Fundamental Analysis For Dummies
Book image
Explore Book Buy On Amazon
If you're interested in fundamental analysis, you're probably looking to dig into company reports for a reason, which is most likely to make money. Fundamental analysis can be profitable. If you're able to find hidden value in a company or its stock and buy in before other investors discover what you know, you'll cash in once the rest of Wall Street catches up to you.

Putting a price tag on a stock or bond

If you've ever wondered whether a stock is "cheap" or "pricey," fundamental analysis can be a big help. Fundamental analysis helps you understand exactly what you're getting when you buy an investment.

Say you have the opportunity to buy a tree that literally grows dollar bills. Sounds great, right? How much should you pay for the tree? You might be tempted to pay millions of dollars, especially if others have their wallets out and start bidding.

But, fundamental analysis can help you intelligently put a price tag on this amazing plant. By asking some questions and doing some due diligence, you can actually arrive at a correct price. The farmer tells you the tree grows 20 one-dollar bills every month. He also says the tree will likely die in a year and then stop growing money. Lastly, the farmer promises to pay you $20 a month if, for any reason, the tree stops growing money in less than a year. Suddenly this tree that grows money doesn't sound so wonderful.

Knowing these fundamental details, the tree can be priced. You now know the tree is expected to generate about $240 over the next 12 months until it shrivels up and dies. So, is the tree worth $240? Not so fast. Remember, the tree won't grow the $240 right away. You have to wait a year to get the entire wad of cash — as you'll only harvest $20 a month. Because you have to wait a year to get the $240, the tree is worth less than $240. That's because of the time value of money — a key principle to fundamental analysis — which essentially means a dollar received now is worth more than one received tomorrow. So if there's a bidding war for the tree that drives the price over $240, you know to walk away based on your fundamental research.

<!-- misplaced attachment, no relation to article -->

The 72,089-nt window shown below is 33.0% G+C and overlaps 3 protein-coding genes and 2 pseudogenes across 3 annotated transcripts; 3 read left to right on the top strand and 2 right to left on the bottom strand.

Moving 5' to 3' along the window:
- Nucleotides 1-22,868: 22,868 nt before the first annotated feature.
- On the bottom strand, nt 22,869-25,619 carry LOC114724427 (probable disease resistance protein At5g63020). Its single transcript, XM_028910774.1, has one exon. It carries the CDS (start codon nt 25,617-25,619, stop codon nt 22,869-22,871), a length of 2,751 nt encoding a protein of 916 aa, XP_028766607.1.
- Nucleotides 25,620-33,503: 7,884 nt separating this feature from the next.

Being profitable by being a "contrarian"

Being a successful fundamental analyst can be pretty lonely. If you're trying to make money from studying a company and determining the company is worth more than its stock price, you're betting that other investors bidding for the stock are wrong.

Fundamental analysis, therefore, is somewhat at odds with the efficient market theory. Efficient market theory says that trying to beat the market by picking winning stocks is futile. The strong form of the efficient market theory says that all information that's knowable about a company is reflected in a company's stock price. So, let's say that after reading this book you dig through a company's financial statements and find that a company has great prospects. Efficient market theory would suggest that you're not the first person to discover this, and that other investors have already bid the stock up with the same information.

But before you throw your hands up and give up on fundamental analysis, there are some caveats to the efficient market theory worth noting. Most importantly, while stocks may reflect all information over the long term, there can be short-term periods when prices might excessively rise or fall due to extreme and fleeting optimism or pessimism. For instance, many high-technology stocks skyrocketed during the late 1990s, as investors bid up share prices on the idea that they'd be worth a fortune in the future. Fundamental analysts, looking at the fact many of the companies didn't make money and never would, avoided the dot-com bubble. Eventually, the fundamentals caught up to them and many of the stocks collapsed 90% or more. In some cases, the companies completely failed.

To profit from fundamental analysis, you have to be comfortable going against the crowd — or in Wall Street parlance — being a contrarian. When other investors are overly enthusiastic about a stock, they bid the price so high that it's practically impossible for anyone to make money. A contrarian would not be buying those stocks.

About This Article

This article is from the book:

About the book author:

Matt Krantz, a nationally known financial journalist, has been writing for USA Today since 1999. He covers financial markets and Wall Street, concentrating on developments affecting individual investors and their portfolios. Matt also writes a daily online investing column called "Ask Matt," which appears every trading day at

This article can be found in the category: